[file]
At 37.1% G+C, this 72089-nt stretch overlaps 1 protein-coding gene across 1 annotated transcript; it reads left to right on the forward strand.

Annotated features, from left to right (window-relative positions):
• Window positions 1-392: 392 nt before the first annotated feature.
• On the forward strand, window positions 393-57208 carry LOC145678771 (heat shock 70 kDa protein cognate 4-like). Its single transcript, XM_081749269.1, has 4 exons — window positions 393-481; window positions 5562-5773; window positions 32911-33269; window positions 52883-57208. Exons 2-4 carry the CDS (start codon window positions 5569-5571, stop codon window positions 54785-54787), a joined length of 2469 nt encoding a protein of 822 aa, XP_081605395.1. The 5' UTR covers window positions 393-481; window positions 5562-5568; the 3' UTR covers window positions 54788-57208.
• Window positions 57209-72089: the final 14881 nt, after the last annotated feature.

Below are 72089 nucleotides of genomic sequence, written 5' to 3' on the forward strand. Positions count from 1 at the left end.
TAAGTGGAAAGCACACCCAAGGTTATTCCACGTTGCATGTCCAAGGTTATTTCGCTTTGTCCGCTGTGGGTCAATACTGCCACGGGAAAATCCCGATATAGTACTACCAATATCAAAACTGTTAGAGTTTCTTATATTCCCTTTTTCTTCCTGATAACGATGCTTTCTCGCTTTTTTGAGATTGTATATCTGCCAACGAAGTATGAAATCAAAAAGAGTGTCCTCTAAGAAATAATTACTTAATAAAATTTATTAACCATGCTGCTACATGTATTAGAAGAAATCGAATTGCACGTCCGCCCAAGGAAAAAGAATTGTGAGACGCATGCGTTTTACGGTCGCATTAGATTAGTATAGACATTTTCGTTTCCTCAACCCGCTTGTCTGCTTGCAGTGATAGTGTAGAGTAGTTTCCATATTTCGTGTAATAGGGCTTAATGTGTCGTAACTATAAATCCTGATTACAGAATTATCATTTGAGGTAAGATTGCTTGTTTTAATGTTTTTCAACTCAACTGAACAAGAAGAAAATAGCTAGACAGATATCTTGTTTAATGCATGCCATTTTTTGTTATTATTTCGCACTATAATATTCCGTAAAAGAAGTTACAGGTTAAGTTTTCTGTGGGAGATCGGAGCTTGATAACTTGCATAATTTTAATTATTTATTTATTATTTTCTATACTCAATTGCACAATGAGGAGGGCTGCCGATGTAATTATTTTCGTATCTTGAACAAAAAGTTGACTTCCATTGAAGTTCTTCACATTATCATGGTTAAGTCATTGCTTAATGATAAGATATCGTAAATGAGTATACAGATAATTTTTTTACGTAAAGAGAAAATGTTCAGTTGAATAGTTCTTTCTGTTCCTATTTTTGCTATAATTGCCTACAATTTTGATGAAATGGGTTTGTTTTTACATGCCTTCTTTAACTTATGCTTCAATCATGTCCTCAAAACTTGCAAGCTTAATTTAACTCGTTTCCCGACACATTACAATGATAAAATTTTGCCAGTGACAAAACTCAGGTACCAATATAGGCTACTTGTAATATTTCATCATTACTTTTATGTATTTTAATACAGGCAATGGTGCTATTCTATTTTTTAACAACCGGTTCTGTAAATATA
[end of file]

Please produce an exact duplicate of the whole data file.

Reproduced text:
At 37.1% G+C, this 72089-nt stretch overlaps 1 protein-coding gene across 1 annotated transcript; it reads left to right on the forward strand.

Annotated features, from left to right (window-relative positions):
• Window positions 1-392: 392 nt before the first annotated feature.
• On the forward strand, window positions 393-57208 carry LOC145678771 (heat shock 70 kDa protein cognate 4-like). Its single transcript, XM_081749269.1, has 4 exons — window positions 393-481; window positions 5562-5773; window positions 32911-33269; window positions 52883-57208. Exons 2-4 carry the CDS (start codon window positions 5569-5571, stop codon window positions 54785-54787), a joined length of 2469 nt encoding a protein of 822 aa, XP_081605395.1. The 5' UTR covers window positions 393-481; window positions 5562-5568; the 3' UTR covers window positions 54788-57208.
• Window positions 57209-72089: the final 14881 nt, after the last annotated feature.

Below are 72089 nucleotides of genomic sequence, written 5' to 3' on the forward strand. Positions count from 1 at the left end.
TAAGTGGAAAGCACACCCAAGGTTATTCCACGTTGCATGTCCAAGGTTATTTCGCTTTGTCCGCTGTGGGTCAATACTGCCACGGGAAAATCCCGATATAGTACTACCAATATCAAAACTGTTAGAGTTTCTTATATTCCCTTTTTCTTCCTGATAACGATGCTTTCTCGCTTTTTTGAGATTGTATATCTGCCAACGAAGTATGAAATCAAAAAGAGTGTCCTCTAAGAAATAATTACTTAATAAAATTTATTAACCATGCTGCTACATGTATTAGAAGAAATCGAATTGCACGTCCGCCCAAGGAAAAAGAATTGTGAGACGCATGCGTTTTACGGTCGCATTAGATTAGTATAGACATTTTCGTTTCCTCAACCCGCTTGTCTGCTTGCAGTGATAGTGTAGAGTAGTTTCCATATTTCGTGTAATAGGGCTTAATGTGTCGTAACTATAAATCCTGATTACAGAATTATCATTTGAGGTAAGATTGCTTGTTTTAATGTTTTTCAACTCAACTGAACAAGAAGAAAATAGCTAGACAGATATCTTGTTTAATGCATGCCATTTTTTGTTATTATTTCGCACTATAATATTCCGTAAAAGAAGTTACAGGTTAAGTTTTCTGTGGGAGATCGGAGCTTGATAACTTGCATAATTTTAATTATTTATTTATTATTTTCTATACTCAATTGCACAATGAGGAGGGCTGCCGATGTAATTATTTTCGTATCTTGAACAAAAAGTTGACTTCCATTGAAGTTCTTCACATTATCATGGTTAAGTCATTGCTTAATGATAAGATATCGTAAATGAGTATACAGATAATTTTTTTACGTAAAGAGAAAATGTTCAGTTGAATAGTTCTTTCTGTTCCTATTTTTGCTATAATTGCCTACAATTTTGATGAAATGGGTTTGTTTTTACATGCCTTCTTTAACTTATGCTTCAATCATGTCCTCAAAACTTGCAAGCTTAATTTAACTCGTTTCCCGACACATTACAATGATAAAATTTTGCCAGTGACAAAACTCAGGTACCAATATAGGCTACTTGTAATATTTCATCATTACTTTTATGTATTTTAATACAGGCAATGGTGCTATTCTATTTTTTAACAACCGGTTCTGTAAATATA